Radio revolutionaries

Cross Rhythms logoCongratulations to Cross Rhythms Radio http://www.crossrhythms.co.uk/ for a five-year extension to their licence to broadcast in Stoke. The team there have been pioneers of community radio and have found a way of playing unfamiliar Christian music to a general audience and have gained listeners. Perceived wisdom is that people like to listen to what they recognise and turn off stations that have unfamiliar music, but Cross Rhythms have shown that Christian music can be attractive when it’s presented in a friendly and lively way and backed up by local information and news.

Cross Rhythms started in 1983 with a half-hour radio programme http://www.crossrhythms.co.uk/vision/history/radio/ and in 2002 became Britain’s first Community Radio station. It’s good to remember that Christians in Britain have been pioneers in contemporary media for a long time. William Tyndale’s English New Testament was a pioneering work, the first to take advantage of the new technology of the printing press.

Back in 1983, the same year that Cross Rhythms began its first programmes, Britain’s first ever “special event radio licence” was granted to Greenbelt Festival Radio, a short-term radio station at the Greenbelt arts festival. The station was pioneered and led by Peter Laverock. This was the precursor of the Restricted Service Licence stations we now have, and the first ever legal radio station run by enthusiasts rather than professionals.

From noon on Friday 26th August to noon on Tuesday 30th August a dedicated team presented programmes on 963 AM including Christian music, speakers and poets. There was news from the festival and requests from listeners across the site. The studio was a small caravan in the backstage area, with a minimum amount of technical equipment. Guests included a brief interview with Cliff Richard after his mainstage concert, and an early morning appearance from Garth Hewitt who had to be dragged from his nearby caravan.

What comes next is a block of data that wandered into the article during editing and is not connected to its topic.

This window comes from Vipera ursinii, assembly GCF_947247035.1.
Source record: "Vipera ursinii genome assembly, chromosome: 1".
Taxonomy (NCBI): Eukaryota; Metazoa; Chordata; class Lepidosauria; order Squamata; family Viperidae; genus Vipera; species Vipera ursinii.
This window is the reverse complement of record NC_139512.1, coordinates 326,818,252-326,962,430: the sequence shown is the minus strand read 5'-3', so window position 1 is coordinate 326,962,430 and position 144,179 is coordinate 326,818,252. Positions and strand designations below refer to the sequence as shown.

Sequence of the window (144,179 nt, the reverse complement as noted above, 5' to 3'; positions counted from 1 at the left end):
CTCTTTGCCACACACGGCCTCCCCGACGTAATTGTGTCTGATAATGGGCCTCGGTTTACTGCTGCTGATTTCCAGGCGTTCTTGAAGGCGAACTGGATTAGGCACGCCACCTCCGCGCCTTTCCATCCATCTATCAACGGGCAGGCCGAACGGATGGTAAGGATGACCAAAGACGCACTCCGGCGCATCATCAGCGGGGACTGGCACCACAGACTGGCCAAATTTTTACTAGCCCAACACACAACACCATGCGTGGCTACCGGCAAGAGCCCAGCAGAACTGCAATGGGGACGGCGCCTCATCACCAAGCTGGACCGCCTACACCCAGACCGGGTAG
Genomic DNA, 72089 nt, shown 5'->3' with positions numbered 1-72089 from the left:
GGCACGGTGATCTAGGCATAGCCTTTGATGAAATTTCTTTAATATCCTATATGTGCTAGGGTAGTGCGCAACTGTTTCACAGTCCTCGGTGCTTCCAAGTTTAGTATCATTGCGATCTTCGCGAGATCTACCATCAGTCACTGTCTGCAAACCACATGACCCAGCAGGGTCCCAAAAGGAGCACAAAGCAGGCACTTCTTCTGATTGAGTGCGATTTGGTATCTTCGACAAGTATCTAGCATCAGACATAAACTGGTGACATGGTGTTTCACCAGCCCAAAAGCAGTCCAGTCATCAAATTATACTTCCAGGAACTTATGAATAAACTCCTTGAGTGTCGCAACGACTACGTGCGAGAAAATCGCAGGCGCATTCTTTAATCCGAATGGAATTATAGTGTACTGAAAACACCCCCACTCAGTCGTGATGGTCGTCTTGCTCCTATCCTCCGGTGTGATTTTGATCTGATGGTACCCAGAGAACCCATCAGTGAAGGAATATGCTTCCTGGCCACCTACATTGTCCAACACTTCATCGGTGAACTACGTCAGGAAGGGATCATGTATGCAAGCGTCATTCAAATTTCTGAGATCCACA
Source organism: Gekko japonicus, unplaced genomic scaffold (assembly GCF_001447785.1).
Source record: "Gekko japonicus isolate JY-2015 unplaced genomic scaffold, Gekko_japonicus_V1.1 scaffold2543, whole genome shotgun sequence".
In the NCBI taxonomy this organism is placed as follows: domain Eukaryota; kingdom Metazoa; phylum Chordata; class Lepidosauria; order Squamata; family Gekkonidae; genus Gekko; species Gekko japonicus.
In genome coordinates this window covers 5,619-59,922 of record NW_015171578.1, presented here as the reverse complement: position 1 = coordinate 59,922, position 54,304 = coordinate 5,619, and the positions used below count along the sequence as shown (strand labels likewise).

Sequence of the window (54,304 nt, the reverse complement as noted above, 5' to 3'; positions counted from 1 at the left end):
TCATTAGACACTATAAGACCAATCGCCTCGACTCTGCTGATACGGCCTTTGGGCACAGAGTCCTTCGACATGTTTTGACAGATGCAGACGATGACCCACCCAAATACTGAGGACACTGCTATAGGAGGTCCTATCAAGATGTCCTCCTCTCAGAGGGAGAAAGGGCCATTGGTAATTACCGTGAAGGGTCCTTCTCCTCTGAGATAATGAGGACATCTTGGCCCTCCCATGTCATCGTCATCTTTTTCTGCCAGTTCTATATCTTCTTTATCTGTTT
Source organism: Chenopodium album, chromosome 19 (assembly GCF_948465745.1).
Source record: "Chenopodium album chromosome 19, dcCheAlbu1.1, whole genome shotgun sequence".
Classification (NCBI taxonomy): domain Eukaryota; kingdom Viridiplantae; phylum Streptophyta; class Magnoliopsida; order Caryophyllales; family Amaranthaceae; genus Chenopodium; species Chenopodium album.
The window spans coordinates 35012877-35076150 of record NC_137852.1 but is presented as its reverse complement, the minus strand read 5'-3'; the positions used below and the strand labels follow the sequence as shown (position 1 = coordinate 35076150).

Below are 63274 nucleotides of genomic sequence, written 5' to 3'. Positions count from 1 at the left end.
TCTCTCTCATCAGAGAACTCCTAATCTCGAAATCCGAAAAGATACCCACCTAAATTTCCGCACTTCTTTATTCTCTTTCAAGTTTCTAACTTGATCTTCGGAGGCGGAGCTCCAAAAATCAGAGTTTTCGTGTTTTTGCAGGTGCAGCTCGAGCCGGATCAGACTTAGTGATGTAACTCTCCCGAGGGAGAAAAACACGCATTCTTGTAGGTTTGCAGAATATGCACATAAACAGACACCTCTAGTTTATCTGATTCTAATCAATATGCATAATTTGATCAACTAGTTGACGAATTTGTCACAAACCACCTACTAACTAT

For the record, the first sound ever heard on Britain’s first ever short-term radio station was the sound of a flushing toilet. Flushing toilets, it seemed, were the most exciting innovation being introduced to Greenbelt in 1983. But that radio station with the flushing toilets was the beginning of a radio revolution, pioneered by Christians.

2 Responses to Radio revolutionaries

  1. thanks for your article about Radio Greenbelt. Some of the people involved in the station have been posting media but I don’t know where exactly.

    I’ve been out of radio since a brief spell at FEBA in Worthing making Specialised English programmes for international E2L audience.

  2. Wayne says:

    It’s good to hear from you, Peter. Thanks for your comment.

Leave a Reply